University of Arkansas Office for Education Policy

Report Cards Are Out!

In The View from the OEP on April 15, 2016 at 12:08 pm

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Today, OEP is pleased to release our annual “Report Card on Arkansas Public Schools”.  Also today, the Arkansas Department of Education released the annual School Performance Reports.  Although both reports provide information about student performance on state and national assessments, the reports have different perspectives;  OEP’s Report Card compiles the information to inform a state and regional analysis, while ADE reports school-level information.

A-F Grades


Included in both reports are school A-F letter grades.  Because these are relatively new and very public measure of school performance, we would like to address this first.

The 2015 A-F letter grades (buried deep within the report cards again this year- but available in a downloadable spreadsheet here) may come as a shock to some schools and communities, especially on the heels of last week’s identification of 105 schools receiving over $4 million from the state for high performance.  Although many schools were given awards, only 10 Arkansas schools received an “A” grade this year (compared to 162 schools last year).   Twenty-one percent of schools received a “B”, but most Arkansas schools (54%) received a “C” grade.  The chart below shows the number of Arkansas schools receiving each letter grade.

A-F Grades 2015

What’s in a grade?


Similarly to the letter grades that a student receives from their teacher, school letter grades are an overview of several different performance measures: Performance, Growth and (where applicable) Graduation. Although still based on student performance on state assessments, the indicators changed some this year, and here at OEP we like the new calculations better, because they include a Value-Added score.  Value-Added is simply a way of examining how much academic growth students at a school made from one year to the next.  Schools that improved student scores more than we would have expected received higher growth scores, while schools where students did not improve as much as expected received lower growth scores. For more information about A-F, read this handout, view a parent- friendly video or enjoy a more detailed video of the ‘nitty gritty details’.

We at the OEP will be digging into the grades more deeply in the coming weeks, but want to caution against getting too caught up in the grades.  Seventy-six percent of Arkansas schools received a ‘passing grade’ of “A”, “B”, or “C”, which is about the same as last year.  Schools receiving “D”s or “F”s, however, are in the bottom 25% of schools in the state and are facing many challenges in terms of student performance.  Schools should take a hard look at the (very interesting) charts that accompany the Letter Grade reports and see how their performance compares with schools educating students with similar poverty levels.  By collaborating with schools that are experiencing greater success, perhaps these schools can provide more opportunities for their students.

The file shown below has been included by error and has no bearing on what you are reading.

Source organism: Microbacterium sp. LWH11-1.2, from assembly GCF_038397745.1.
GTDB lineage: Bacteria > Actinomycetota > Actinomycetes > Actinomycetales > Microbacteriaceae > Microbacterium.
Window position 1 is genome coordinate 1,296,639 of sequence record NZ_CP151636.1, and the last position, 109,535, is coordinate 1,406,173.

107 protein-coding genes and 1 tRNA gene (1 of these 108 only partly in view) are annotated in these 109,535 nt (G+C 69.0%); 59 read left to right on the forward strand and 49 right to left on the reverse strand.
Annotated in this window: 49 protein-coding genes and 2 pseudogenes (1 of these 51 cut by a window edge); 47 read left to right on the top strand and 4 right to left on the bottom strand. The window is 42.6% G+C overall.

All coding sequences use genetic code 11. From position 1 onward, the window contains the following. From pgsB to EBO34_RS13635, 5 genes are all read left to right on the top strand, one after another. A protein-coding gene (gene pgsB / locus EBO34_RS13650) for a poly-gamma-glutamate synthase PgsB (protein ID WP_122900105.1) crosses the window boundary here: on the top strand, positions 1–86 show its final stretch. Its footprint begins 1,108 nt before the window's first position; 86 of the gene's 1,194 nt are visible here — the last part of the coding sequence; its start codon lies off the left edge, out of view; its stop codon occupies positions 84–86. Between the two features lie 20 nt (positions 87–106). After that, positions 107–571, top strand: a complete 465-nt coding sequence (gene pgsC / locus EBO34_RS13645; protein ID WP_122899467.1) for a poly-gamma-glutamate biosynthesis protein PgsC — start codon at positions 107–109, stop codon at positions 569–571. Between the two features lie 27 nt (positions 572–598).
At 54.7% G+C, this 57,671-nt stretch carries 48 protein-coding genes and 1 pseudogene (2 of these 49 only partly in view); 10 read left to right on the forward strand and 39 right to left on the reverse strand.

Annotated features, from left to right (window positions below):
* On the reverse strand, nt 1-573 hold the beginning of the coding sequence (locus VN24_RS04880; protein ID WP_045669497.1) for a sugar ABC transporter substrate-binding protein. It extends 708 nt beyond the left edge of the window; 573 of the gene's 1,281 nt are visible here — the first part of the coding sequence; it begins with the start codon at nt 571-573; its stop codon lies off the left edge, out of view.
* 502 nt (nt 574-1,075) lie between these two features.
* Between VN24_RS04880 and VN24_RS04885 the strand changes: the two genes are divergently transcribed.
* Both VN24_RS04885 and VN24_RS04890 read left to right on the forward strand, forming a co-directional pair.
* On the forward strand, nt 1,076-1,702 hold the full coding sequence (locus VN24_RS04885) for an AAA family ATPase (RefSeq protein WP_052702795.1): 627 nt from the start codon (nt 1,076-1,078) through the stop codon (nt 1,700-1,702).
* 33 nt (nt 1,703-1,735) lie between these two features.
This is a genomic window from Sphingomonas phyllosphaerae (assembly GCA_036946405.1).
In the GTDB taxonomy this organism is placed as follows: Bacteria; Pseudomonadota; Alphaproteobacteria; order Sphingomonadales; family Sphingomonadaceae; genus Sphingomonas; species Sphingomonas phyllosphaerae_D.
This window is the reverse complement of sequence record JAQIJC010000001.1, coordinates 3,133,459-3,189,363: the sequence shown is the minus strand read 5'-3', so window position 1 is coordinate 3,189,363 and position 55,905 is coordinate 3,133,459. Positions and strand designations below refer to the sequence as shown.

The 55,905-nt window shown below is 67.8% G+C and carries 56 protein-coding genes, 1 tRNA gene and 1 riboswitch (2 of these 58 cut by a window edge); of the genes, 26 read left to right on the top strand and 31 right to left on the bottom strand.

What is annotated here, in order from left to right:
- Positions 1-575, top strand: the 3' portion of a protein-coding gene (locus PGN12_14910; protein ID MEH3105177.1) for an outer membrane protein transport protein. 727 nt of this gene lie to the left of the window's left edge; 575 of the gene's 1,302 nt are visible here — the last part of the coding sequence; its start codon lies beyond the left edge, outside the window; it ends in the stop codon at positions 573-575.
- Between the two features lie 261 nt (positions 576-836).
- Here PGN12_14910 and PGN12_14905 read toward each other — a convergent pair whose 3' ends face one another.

But wait – there’s MORE!


OEP’s Report Card includes summary information and analysis of student performance, graduation rate, college readiness and education spending in one easy-to-access report.

Highlights from this year’s report include:

  • PARCC:  The first state assessment aligned to Common Core State Standards and the first that allowed for cross-state comparisons of student performance. Although proficiency rates were much lower than they had been on previous state assessments, Arkansas’ PARCC scores were in line with what we would expect given the background characteristics of our students and the scores from students in other states.
  • NAEP: The 2015 NAEP scores show that Arkansas’ fourth grade students score similarly to the national average in reading, although eighth grade students are still below average performance. In mathematics, Arkansas students still score well below national performance averages.
  • Science assessments: In the last year for these tests before we begin assessing science annually with ACT Aspire, there was a slight increase in 5th grade science scores, but the 7th grade scores declined.  Biology scores remained consistent with 2013-14 performance.
  • ITBS: Although still above the national average, scores for first and second grade students declined in both reading and math.
  • High School Graduation Rate: Arkansas’ 2013-14 graduation rate of 87% is above the national average and continued an upward trend.  The 2014-15 graduation rate released today, however, dropped to 85%.
  • Education funding is consistently supported in the state budget, and progressive for regions in need of support.

We hope the 2015 Report Card on Arkansas Public Schools can inform parents, teachers and policy makers as they work to ensure all Arkansas students are on track for success.





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